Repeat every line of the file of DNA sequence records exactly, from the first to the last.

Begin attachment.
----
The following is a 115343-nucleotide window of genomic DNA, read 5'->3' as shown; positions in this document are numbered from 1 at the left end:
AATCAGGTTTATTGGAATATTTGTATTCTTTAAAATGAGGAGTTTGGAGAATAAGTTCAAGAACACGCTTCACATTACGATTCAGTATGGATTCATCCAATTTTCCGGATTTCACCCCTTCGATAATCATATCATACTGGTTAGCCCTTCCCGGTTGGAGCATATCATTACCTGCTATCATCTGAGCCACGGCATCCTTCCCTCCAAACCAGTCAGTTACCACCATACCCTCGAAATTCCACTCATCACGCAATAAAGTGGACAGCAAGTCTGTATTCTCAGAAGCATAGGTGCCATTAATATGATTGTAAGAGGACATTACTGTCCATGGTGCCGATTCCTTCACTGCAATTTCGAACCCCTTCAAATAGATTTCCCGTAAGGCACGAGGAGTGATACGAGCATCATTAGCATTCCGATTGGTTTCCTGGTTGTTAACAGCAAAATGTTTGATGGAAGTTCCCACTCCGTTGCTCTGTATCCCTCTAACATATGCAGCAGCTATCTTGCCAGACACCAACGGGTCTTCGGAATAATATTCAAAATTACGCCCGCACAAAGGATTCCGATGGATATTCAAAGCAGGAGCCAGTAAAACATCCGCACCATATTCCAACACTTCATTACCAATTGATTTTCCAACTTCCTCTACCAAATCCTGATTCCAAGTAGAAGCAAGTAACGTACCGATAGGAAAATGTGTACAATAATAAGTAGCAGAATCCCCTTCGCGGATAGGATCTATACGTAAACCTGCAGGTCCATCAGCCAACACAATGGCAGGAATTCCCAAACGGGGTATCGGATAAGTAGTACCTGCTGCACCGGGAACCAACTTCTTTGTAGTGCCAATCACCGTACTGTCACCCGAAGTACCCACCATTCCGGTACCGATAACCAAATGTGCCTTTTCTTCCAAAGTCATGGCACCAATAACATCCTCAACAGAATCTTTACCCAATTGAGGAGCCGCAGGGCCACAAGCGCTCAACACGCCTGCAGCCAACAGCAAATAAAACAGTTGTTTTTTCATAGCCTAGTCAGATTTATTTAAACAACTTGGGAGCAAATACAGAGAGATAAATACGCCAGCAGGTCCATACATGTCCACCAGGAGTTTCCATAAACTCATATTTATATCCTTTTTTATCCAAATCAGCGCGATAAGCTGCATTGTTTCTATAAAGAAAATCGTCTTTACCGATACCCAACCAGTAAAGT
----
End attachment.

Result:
The following is a 115343-nucleotide window of genomic DNA, read 5'->3' as shown; positions in this document are numbered from 1 at the left end:
AATCAGGTTTATTGGAATATTTGTATTCTTTAAAATGAGGAGTTTGGAGAATAAGTTCAAGAACACGCTTCACATTACGATTCAGTATGGATTCATCCAATTTTCCGGATTTCACCCCTTCGATAATCATATCATACTGGTTAGCCCTTCCCGGTTGGAGCATATCATTACCTGCTATCATCTGAGCCACGGCATCCTTCCCTCCAAACCAGTCAGTTACCACCATACCCTCGAAATTCCACTCATCACGCAATAAAGTGGACAGCAAGTCTGTATTCTCAGAAGCATAGGTGCCATTAATATGATTGTAAGAGGACATTACTGTCCATGGTGCCGATTCCTTCACTGCAATTTCGAACCCCTTCAAATAGATTTCCCGTAAGGCACGAGGAGTGATACGAGCATCATTAGCATTCCGATTGGTTTCCTGGTTGTTAACAGCAAAATGTTTGATGGAAGTTCCCACTCCGTTGCTCTGTATCCCTCTAACATATGCAGCAGCTATCTTGCCAGACACCAACGGGTCTTCGGAATAATATTCAAAATTACGCCCGCACAAAGGATTCCGATGGATATTCAAAGCAGGAGCCAGTAAAACATCCGCACCATATTCCAACACTTCATTACCAATTGATTTTCCAACTTCCTCTACCAAATCCTGATTCCAAGTAGAAGCAAGTAACGTACCGATAGGAAAATGTGTACAATAATAAGTAGCAGAATCCCCTTCGCGGATAGGATCTATACGTAAACCTGCAGGTCCATCAGCCAACACAATGGCAGGAATTCCCAAACGGGGTATCGGATAAGTAGTACCTGCTGCACCGGGAACCAACTTCTTTGTAGTGCCAATCACCGTACTGTCACCCGAAGTACCCACCATTCCGGTACCGATAACCAAATGTGCCTTTTCTTCCAAAGTCATGGCACCAATAACATCCTCAACAGAATCTTTACCCAATTGAGGAGCCGCAGGGCCACAAGCGCTCAACACGCCTGCAGCCAACAGCAAATAAAACAGTTGTTTTTTCATAGCCTAGTCAGATTTATTTAAACAACTTGGGAGCAAATACAGAGAGATAAATACGCCAGCAGGTCCATACATGTCCACCAGGAGTTTCCATAAACTCATATTTATATCCTTTTTTATCCAAATCAGCGCGATAAGCTGCATTGTTTCTATAAAGAAAATCGTCTTTACCGATACCCAACCAGTAAAGT